As hinted in the Bullets this morning, MLB’s ownership groups were today presented with a massively expanded instant replay program, which was widely accepted by the group. Although the plan will not be formally adopted until November, Commissioner Bud Selig called today “historic,” per USA Today, suggesting that he sees the new replay system as a fait accompli.
Selig is right that, when the changes kick in, the game will be changed by all historic standards. Included in the new replay program (per USA Today – though I think some of the finer details are still being worked out, so this isn’t quite yet gospel):
- Every play outside of balls and strikes will be subject to review.
- Managers will be able to initiate a review by “challenging” a play. They will have three challenges per game – one for the first six innings, and then two for the rest of the game.
- If a manager’s challenge is successful, he doesn’t lose that challenge.
- Even if all challenges are exhausted, the umpiring crew can, on its own, initiate the review of a home run call.
- A centralized crew in New York will conduct all reviews and make the final decision.
For me, I’m envisioning lengthened games, particularly those involving managers who make certain to use up all of their challenges every single game (maybe even using them to distract an opposing pitcher or give a little more time for a reliever to warm up). If the manager is correct on a couple, that could be five reviews in a single game from one team. And what’s to stop that manager from coming out to at least argue subsequent calls he doesn’t like?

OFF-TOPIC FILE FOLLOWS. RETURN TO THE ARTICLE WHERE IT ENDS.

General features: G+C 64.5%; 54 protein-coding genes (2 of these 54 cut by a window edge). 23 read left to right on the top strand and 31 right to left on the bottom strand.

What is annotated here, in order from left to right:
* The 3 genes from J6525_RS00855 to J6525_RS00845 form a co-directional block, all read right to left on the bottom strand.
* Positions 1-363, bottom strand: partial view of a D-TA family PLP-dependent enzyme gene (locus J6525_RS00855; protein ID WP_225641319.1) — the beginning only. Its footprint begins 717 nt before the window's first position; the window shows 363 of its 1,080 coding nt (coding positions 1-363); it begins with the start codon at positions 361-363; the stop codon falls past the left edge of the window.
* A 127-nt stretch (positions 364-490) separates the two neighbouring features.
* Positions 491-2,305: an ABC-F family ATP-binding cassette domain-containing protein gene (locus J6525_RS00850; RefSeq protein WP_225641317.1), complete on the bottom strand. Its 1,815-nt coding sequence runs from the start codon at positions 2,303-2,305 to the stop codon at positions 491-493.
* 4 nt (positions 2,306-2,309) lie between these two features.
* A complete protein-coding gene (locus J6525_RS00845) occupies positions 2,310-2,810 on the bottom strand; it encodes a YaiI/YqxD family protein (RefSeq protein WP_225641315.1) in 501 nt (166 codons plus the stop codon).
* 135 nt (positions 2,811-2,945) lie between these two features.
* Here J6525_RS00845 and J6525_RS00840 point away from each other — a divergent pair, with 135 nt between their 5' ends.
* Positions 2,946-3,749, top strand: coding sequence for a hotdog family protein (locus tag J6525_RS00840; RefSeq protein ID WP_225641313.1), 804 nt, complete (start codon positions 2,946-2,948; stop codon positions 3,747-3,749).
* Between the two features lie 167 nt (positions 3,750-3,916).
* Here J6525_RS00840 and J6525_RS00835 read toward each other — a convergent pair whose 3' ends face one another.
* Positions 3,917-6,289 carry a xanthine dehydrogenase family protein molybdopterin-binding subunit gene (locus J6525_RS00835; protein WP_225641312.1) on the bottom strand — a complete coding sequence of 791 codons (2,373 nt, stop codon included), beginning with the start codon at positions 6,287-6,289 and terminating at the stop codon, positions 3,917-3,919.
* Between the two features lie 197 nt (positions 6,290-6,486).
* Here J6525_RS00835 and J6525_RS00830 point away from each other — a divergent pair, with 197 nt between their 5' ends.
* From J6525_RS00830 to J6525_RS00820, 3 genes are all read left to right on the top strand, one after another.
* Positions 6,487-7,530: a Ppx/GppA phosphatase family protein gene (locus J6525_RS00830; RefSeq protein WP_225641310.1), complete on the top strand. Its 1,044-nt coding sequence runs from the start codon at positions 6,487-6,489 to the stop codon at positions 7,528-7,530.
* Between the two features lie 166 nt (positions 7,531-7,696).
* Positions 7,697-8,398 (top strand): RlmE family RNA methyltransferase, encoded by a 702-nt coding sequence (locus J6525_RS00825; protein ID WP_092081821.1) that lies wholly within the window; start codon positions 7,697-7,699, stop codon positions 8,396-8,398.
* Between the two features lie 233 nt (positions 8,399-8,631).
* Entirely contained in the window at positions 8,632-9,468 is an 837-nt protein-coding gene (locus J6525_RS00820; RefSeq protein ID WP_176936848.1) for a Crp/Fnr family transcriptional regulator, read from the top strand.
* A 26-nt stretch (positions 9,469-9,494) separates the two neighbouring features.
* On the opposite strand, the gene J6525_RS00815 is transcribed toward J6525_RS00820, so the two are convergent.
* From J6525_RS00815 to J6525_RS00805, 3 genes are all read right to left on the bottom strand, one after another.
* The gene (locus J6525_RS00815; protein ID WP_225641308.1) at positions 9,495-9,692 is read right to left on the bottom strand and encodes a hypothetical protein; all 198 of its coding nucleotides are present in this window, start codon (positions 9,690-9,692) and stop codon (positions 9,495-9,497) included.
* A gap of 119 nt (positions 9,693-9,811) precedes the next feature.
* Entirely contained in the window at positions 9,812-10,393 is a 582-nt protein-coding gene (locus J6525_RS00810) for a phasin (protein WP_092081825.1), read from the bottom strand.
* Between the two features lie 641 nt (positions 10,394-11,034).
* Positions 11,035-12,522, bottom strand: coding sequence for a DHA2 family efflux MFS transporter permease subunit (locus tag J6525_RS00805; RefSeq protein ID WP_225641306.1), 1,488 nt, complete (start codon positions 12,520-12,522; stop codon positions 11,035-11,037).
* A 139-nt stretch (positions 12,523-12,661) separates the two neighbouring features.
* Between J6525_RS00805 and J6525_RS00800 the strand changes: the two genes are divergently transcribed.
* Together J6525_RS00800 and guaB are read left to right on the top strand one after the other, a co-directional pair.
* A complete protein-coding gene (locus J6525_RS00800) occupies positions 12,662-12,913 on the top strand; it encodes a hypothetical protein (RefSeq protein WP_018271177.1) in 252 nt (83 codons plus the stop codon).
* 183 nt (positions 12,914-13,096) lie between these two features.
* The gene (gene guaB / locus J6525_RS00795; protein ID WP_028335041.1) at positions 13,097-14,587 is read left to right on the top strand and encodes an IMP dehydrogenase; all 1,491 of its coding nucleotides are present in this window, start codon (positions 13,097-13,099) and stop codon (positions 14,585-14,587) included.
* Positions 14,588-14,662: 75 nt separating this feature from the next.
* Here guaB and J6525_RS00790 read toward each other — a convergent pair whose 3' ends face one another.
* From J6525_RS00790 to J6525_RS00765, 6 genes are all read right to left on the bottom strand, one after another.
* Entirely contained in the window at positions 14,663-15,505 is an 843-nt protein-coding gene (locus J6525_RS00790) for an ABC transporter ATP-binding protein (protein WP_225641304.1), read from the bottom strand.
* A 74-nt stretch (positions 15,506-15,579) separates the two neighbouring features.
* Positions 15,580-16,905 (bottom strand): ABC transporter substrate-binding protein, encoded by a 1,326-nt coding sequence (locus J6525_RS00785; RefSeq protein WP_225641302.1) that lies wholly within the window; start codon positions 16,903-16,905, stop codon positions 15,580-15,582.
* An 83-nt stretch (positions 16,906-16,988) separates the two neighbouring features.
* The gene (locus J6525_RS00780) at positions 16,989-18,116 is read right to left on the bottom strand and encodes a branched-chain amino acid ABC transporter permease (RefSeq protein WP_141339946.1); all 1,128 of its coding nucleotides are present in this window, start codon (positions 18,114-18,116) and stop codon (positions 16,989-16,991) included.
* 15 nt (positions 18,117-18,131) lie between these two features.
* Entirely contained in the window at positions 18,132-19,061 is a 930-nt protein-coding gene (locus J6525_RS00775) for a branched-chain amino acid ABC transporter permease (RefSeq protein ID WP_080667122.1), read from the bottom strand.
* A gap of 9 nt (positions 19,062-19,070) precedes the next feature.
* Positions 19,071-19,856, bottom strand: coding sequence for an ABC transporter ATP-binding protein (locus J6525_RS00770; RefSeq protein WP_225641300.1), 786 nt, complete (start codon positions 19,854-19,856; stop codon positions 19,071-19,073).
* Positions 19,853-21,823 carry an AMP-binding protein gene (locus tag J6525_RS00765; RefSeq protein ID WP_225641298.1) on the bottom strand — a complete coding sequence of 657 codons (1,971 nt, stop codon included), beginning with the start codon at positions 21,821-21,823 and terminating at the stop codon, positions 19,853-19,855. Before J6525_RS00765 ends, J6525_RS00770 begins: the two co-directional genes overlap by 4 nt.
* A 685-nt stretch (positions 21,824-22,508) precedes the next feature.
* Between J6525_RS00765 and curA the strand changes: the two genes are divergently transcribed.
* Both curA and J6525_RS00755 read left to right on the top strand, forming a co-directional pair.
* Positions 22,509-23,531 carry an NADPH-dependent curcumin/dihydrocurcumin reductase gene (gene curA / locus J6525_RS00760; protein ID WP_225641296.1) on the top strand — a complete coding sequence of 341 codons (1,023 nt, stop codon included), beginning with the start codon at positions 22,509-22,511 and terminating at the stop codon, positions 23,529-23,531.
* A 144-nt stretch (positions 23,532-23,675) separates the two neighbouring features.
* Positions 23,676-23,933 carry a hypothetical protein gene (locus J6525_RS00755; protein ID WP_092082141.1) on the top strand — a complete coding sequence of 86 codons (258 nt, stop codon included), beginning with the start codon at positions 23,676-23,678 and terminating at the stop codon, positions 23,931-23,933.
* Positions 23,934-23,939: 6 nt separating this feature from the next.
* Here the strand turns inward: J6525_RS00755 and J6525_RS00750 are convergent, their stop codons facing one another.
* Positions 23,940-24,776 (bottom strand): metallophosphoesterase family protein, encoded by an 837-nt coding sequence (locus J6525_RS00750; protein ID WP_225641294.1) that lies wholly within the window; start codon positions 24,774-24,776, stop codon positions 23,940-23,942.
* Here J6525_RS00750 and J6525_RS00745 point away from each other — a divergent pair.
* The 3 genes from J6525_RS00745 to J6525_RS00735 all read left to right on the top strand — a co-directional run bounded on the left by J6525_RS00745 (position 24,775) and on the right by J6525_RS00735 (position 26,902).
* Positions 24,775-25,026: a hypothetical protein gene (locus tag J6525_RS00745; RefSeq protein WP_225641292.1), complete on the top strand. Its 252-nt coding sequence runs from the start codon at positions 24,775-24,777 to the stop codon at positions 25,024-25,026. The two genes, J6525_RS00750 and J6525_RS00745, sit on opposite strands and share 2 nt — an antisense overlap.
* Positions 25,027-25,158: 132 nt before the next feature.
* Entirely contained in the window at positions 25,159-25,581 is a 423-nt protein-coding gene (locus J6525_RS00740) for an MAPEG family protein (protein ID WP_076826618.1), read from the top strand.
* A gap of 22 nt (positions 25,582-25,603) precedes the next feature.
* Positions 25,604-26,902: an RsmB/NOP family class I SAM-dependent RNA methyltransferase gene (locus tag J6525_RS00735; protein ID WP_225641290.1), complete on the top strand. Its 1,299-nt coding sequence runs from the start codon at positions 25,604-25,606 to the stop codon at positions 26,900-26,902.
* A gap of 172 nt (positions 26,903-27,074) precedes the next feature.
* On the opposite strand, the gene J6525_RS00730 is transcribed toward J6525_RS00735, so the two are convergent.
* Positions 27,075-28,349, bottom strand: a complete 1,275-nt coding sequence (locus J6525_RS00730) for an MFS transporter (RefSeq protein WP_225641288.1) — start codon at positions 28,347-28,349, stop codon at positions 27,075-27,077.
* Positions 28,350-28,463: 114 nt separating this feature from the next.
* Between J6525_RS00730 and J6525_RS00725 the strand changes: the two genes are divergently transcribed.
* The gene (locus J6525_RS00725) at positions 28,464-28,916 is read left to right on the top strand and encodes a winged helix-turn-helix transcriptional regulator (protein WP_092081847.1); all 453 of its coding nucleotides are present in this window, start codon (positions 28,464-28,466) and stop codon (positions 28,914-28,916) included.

I like the idea of getting calls right, but I really don’t like “challenge” systems. Just have a centralized hub, monitoring all games, and they buzz the local umpiring crew if they feel a certain call needs to be reviewed further. The game is temporarily paused, the centralized hub conducts the review, and informs the crew of the decision. In theory, it should happen only a handful of times per game, and shouldn’t take much time for each review. Once you inject a layer of partiality – the managers – you’re going to have gamesmanship. Haven’t we seen that already in the NFL? I find the Big Ten’s automatic review system to be far, far preferable.
As I argued to Sahadev on this week’s episode of the podcast, I fear that baseball games are already growing too long to attract/keep the casual fans the sport needs to thrive. This could exacerbate the problem.